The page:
Last week, a fascinating discovery caught my eye.  “Astronomers detect an ‘ultracool’ brown dwarf star burning at roughly 800 degrees, or cooler than a typical campfire; object is the coldest star on record still emitting radio waves”.1  These kinds of elementary discoveries are what kindled my love of science and keep it burning even today.  I find it amazing—truly I am at a loss for words—that we can still make such simple scientific advances.  Another news article illustrates this idea:  “Developing human embryos imaged at highest-ever resolution — Non-invasive imaging approach could lead to innovations in embryo screening”.2  I had no idea that such a simple problem had evaded solution.  The photographs are wonderful, and they stir something even deeper than the first story in my heart and mind.  This kind of joy is what I felt when I started in on the STPA Tutorial video.  Discovery and learning appeal to many of us in this way.  I imagine standing on an intellectual Pike’s Peak and looking over the landscape of this subject matter, something we’ve heard about for several years now.  But now we get to see it with our own eyes.

For the past few weeks, I’ve used my treadmill running time to watch the STPA tutorial from the most recent Flight Test Safety Workshop in Wichita.  I recommend it.  It might also benefit you to watch the videos at a faster speed.  (It turns out the human body can hear—and absorb what it hears—much, much faster than the human body can speak.)  I didn’t realize I could change the playback speed until I was near the end of the first of three tutorials, probably a consequence of watching it on my phone.  While you are on the FTSC website, under the Workshops tab there are other videos to watch too (

STPA means System Theoretic Process Analysis.  It’s a topic we’ve covered in these pages before, and I encourage the reader to peruse or thoroughly review the previous articles.  There is an incomplete list of these articles at the bottom of this column.

Darren McDonald opens the tutorial by introducing Daniel “Mirf” Montes, Lt Col, USSF, and Sarah “Poncho” Summers, Lt Col, USAF.  Poncho gives some contextual background about STPA and Mirf gives an overview of several “systems” for which STPA has been applied, examples to motivate the discussion.  Poncho then walks through an overview of the steps one would use in doing an STPA analysis.  The second video is a flight test application:  STPA Tutorial Part Two – “As Applied to a Boeing Automated Test Maneuver.”  And the final video is something I haven’t watched yet.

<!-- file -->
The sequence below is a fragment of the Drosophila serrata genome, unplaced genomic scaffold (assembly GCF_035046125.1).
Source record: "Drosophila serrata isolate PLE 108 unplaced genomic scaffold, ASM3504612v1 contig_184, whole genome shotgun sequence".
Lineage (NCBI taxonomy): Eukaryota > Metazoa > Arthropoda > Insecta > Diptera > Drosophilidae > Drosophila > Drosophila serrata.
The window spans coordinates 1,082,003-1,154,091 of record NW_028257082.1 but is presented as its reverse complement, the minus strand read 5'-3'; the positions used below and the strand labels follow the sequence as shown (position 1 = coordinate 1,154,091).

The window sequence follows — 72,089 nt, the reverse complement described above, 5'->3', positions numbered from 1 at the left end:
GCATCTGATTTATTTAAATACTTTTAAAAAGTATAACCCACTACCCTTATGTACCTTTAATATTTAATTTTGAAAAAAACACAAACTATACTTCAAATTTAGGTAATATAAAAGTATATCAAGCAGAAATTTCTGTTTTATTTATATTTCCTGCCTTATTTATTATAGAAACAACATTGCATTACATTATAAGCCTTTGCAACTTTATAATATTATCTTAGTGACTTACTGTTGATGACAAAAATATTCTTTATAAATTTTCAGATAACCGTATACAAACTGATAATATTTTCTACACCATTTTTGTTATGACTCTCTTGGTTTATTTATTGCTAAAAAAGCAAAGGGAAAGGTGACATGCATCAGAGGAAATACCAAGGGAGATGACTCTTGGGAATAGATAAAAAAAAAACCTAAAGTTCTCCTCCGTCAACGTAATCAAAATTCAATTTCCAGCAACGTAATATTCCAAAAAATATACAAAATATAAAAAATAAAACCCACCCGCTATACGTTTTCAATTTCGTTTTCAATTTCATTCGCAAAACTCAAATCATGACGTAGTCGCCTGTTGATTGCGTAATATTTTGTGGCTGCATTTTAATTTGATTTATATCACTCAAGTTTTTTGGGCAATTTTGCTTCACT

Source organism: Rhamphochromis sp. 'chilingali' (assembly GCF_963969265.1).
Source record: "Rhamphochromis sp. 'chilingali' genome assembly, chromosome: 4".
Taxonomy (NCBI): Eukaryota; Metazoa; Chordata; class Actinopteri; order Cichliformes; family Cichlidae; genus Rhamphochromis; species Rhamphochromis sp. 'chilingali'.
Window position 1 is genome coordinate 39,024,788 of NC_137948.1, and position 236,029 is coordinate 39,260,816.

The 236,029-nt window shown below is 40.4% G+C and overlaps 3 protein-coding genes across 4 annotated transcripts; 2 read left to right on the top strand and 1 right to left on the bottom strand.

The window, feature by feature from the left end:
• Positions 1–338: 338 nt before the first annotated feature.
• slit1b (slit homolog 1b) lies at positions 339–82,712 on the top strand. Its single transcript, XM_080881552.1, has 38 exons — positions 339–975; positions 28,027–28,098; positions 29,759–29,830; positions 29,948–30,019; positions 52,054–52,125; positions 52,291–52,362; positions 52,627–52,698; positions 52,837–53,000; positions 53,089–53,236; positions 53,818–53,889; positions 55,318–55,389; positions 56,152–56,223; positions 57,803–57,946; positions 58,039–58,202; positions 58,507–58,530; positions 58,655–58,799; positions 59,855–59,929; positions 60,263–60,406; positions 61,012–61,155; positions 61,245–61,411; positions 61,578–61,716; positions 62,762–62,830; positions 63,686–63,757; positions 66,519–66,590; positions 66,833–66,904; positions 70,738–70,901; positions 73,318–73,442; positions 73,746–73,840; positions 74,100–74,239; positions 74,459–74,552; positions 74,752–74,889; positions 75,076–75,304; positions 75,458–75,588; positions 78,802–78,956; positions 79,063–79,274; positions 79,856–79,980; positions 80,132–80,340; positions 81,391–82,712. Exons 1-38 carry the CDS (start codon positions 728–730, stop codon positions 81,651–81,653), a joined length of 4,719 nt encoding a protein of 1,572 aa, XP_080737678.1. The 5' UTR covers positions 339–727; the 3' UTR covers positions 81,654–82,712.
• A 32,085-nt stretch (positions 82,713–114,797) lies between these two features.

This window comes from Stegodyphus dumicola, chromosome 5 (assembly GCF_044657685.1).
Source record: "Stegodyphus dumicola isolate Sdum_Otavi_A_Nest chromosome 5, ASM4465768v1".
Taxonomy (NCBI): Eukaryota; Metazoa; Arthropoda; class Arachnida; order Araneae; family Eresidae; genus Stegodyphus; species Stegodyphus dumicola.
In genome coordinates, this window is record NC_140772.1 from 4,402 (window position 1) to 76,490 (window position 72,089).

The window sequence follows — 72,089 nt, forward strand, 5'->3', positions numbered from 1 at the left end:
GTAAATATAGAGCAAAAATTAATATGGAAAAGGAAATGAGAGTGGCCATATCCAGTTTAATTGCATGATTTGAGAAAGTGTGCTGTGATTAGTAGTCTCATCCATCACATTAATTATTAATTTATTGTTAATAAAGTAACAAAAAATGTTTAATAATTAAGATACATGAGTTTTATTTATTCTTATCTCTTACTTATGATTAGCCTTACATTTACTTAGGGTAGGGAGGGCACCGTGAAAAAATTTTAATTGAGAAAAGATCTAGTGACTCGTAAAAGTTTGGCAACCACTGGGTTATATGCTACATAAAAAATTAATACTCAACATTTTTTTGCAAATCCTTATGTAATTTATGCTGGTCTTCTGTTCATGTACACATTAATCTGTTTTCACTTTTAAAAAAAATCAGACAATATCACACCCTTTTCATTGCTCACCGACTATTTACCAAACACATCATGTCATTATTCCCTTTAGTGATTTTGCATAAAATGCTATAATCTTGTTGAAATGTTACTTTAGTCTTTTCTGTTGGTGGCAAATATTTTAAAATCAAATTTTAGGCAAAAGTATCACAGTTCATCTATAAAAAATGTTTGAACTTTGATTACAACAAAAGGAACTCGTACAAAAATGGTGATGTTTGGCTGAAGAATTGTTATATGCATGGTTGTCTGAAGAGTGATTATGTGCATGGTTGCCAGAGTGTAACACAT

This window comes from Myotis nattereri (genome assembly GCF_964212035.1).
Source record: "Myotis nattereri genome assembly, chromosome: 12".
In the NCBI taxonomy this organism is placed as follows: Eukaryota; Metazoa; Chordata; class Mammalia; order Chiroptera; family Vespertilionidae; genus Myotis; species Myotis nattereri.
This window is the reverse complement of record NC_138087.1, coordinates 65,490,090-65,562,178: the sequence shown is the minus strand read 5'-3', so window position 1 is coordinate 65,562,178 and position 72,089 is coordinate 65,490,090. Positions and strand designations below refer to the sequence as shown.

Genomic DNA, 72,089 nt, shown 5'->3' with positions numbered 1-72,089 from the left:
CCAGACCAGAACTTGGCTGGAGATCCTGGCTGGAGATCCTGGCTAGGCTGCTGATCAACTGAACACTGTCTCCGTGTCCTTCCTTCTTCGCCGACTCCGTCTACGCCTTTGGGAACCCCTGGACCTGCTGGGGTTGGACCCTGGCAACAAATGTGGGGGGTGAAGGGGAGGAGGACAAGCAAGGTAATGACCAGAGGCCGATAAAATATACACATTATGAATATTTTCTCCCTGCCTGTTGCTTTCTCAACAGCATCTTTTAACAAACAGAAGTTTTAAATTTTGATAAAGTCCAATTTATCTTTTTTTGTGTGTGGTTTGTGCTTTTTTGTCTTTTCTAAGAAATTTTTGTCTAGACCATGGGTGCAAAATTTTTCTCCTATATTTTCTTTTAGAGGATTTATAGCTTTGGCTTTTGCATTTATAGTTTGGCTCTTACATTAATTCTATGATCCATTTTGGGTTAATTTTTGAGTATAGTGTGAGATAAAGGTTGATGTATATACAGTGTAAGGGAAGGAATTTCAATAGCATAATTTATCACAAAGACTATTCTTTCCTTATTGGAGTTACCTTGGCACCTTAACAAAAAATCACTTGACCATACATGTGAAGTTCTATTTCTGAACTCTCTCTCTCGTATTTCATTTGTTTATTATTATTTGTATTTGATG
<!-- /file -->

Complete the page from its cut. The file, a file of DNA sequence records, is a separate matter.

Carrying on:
These videos are meat and potatoes.  Get ready to do some mental gymnastics, and if you intend to follow along in the exercise, you might actually break a sweat.  STPA is not for the faint of heart.  

But this is also a huge part of the value proposition of the Flight Test Safety Committee.  Where else can you rub shoulders with PhDs who studied this topic in a convent and mastered the way (okay, I’m exaggerating a little bit)?  Where else can you get feedback from your peers across the flight test profession, from both the military and civil domains?  And if you have forgotten, the purpose of this newsletter is to point to the resources that the FTSC have compiled on their website, something Tom Huff did with STPA digital resources in his coverage of the STPA topic (see “For Further Reference” below).

I appreciated the depth of coverage of the material, but this is also the first weakness of STPA.  It’s not something you can teach yourself, and because of its nature, if you try to apply it at your work, there are pitfalls awaiting you.  The speakers try to fit a lot of material into a one day tutorial, but their expertise and passion for the subject are evident.  Several of us reached out to the speakers for supporting commentary to this review but were unsuccessful. [UPDATE: Poncho responded to my inquiry here.]

I am still an STPA skeptic, and some of our past reporting has highlighted some of the reasons for my doubt.  A second reason is even more simple: what is the value proposition of STPA? It seems like a lot of work, and I’m not sure I understand what it does that our existing methods do not do.  I’m also certain that the intentional exclusion of probability from the modeling is a fundamental flaw.  That is a topic for another time, but I will offer one point of order: we must understand the difference between statistics and probability and use our words carefully to say what we mean when talking about these topics.  I believe this statement applies to all of our flight test endeavors.  I do have a specific technical question though for anyone who has implemented STPA:  How robust is the “analysis process”?  What I mean is, if my system model is missing something (due to the ignorance or oversight by the test team about a new system under test) is the STPA tool strong enough or flexible enough to accommodate?

In closing, I recommend the videos and thank those who prepared the tutorial.  It will make us all better, strengthening our intellect and safety in the process if we wrestle with it the way we ought.

For further reference

FTSF 20-06, Trip Report – the vFTSW, by Pete Donath FTSF 19-02, “It Didn’t Work”
FTSF 19-11, Chairman’s Comments, by Tom HuffFTSF 19-03, Don’t Rule Out STPA, Douglas “Beaker” Wickert
Safety Planning Using Applied Systems Theory (with slides), by Daniel Montes




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